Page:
3. Work on the easy stuff first. You don’t teach your child to run before they crawl, so don’t work on difficult aspects of driving (like parking) before working on the fundamentals. The first items you need to go over are the controls of the car. Teach your child where everything is. The female student I had couldn’t figure out how to get the car in reverse after hitting mom because she wasn’t shown where reverse was. (For this part of the lesson teach with the car off, to be extra safe.)
  4. Move up in the lessons slowly. After you show them where all the controls are drive around slowly, working on pedal modulation, steering, and visual skills.
  5. Know how to pull the plug. Where is the emergency brake on the car they are learning in? Is it a hand brake or a foot brake? Hand brakes are better when teaching your child because you can reach over and grab it to stop in an emergency. If you have a foot brake be prepared to put the car in neutral and grab the wheel. Make sure you can take control if your child loses it.
  6. Expect the unexpected. Sometimes teens hit the wrong pedal. They get scared and the freeze. This causes a lot of crashes in the early days of driving. Never think that just because your new driver seems to be getting the hang of it that they can’t make this mistake. It happens sometimes to people who have been driving for years.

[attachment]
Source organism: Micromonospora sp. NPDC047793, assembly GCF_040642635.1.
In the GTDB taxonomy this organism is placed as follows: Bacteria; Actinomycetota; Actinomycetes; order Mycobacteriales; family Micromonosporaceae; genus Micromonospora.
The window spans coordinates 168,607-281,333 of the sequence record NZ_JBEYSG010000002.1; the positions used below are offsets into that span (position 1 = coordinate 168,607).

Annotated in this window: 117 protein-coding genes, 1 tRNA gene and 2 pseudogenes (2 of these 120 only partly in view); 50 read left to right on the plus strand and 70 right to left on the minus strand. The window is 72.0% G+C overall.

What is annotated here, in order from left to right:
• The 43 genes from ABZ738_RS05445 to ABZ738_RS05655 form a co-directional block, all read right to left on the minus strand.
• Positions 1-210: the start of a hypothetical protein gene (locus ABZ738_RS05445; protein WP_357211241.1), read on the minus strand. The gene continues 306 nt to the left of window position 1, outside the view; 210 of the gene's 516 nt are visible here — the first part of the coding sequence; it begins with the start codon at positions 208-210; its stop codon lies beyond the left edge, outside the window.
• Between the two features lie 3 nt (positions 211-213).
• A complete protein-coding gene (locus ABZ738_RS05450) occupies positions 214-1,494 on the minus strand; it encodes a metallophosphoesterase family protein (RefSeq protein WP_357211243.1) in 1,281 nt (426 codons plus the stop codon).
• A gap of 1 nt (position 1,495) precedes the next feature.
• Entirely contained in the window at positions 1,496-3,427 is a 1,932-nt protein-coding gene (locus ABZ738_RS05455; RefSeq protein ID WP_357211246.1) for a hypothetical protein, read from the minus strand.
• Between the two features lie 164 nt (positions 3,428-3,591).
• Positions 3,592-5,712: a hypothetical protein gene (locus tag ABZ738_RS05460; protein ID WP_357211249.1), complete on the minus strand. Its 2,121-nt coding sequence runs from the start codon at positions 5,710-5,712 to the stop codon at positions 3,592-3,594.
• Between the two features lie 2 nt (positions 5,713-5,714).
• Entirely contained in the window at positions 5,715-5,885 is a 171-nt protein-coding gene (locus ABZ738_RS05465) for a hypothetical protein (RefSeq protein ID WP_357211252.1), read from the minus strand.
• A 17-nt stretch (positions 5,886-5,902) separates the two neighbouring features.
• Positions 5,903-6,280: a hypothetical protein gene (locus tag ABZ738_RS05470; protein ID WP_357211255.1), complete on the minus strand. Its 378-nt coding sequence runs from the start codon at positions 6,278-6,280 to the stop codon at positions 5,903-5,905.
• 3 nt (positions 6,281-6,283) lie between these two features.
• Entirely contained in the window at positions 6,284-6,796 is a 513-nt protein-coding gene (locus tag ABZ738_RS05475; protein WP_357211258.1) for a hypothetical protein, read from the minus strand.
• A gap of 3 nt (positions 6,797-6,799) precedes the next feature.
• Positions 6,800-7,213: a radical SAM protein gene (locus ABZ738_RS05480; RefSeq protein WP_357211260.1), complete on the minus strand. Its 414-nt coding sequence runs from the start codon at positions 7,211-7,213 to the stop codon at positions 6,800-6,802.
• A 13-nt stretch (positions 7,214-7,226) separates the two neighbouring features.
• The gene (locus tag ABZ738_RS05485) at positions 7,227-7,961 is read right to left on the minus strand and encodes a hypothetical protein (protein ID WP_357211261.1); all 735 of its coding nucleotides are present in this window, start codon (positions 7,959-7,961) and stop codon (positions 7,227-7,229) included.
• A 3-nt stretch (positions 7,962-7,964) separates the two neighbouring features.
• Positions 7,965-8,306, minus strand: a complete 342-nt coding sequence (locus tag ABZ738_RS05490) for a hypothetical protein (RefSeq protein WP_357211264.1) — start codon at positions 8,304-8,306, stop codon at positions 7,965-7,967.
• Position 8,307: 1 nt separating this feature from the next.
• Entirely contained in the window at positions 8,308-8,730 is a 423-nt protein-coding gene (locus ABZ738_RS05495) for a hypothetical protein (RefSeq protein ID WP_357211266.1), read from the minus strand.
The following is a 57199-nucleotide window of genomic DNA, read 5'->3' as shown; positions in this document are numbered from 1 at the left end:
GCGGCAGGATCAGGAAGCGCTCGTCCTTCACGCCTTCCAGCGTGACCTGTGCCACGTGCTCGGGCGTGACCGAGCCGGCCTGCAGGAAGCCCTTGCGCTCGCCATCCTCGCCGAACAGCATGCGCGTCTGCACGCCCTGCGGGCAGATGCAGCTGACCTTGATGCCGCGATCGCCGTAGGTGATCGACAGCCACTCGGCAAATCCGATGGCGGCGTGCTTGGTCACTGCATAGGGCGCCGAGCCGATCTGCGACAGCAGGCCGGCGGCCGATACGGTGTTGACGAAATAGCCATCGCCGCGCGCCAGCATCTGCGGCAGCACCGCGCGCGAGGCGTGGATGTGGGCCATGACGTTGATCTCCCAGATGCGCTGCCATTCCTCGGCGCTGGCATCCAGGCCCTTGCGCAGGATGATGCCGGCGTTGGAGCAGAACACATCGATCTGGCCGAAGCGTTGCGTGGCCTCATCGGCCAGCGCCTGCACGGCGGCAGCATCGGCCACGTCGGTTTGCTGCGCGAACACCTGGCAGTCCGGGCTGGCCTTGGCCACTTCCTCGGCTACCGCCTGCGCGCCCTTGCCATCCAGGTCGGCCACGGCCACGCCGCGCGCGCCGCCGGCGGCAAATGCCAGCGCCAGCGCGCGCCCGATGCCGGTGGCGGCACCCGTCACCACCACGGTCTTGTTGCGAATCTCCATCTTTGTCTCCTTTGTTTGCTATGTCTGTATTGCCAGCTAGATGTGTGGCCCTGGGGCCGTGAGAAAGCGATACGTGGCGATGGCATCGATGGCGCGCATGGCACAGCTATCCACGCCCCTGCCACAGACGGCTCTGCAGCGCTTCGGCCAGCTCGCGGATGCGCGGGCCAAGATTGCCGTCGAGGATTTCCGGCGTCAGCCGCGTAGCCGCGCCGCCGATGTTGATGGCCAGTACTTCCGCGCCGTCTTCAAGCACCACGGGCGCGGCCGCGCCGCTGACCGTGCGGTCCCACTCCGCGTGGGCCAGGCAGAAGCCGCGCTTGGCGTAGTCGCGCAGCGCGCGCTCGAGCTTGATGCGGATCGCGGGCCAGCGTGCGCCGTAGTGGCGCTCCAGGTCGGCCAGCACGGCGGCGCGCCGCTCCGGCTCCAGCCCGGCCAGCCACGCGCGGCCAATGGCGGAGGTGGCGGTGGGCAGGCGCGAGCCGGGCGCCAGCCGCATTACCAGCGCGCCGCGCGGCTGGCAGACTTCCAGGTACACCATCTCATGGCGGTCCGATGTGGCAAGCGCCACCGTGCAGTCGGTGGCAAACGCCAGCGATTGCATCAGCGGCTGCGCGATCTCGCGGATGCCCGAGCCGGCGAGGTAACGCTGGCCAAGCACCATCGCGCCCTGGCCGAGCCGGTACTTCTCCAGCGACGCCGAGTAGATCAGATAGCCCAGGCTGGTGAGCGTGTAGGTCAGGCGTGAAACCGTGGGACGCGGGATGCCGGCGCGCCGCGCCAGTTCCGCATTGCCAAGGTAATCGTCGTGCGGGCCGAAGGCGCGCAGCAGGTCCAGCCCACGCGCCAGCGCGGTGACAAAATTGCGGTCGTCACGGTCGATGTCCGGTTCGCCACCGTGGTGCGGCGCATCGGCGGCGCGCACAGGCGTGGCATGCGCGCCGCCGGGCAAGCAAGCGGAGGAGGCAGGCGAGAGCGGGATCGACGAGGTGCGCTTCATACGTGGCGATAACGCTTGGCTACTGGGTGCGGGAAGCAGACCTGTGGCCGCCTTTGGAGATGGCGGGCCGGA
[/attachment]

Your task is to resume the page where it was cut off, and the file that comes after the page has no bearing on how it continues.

7. Make sure the car they are learning in is appropriate. Large cars, powerful cars, and cars that are just generally difficult to drive aren’t good to learn in. Cars with a lot of power typically have touchy brakes and throttle operation. This can frighten new drivers and cause them to panic and crash. Large vehicles are difficult to control and stop, leading to a higher likelihood of a crash. The worst thing you can use to teach your child how to drive in, in my opinion, is a large, powerful SUV. If that is all that is available for you consider renting a car. If that is the car your child will be driving re-evaluate your choice. Safety is number 1 and you want to give them the best chance they have to not be involved in a crash.
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One Response to “Teen accidently kills father during driving lesson”

  1. safedriver said

    Parents can help make new habits that the professional instructor has shown the student. A proper scoring system that the instructor gives the student is important so the parent can see what the student is safe to practice. Why are they practising something they don’t understand? This is important since the parent isn’t trained to keep the vehicle under control from the passenger side. Parents need to allow the student to practise, but practise what was already shown to the student.

    My two cents worth….maybe even three.

    http://safedriving.wordpress.com

    Scott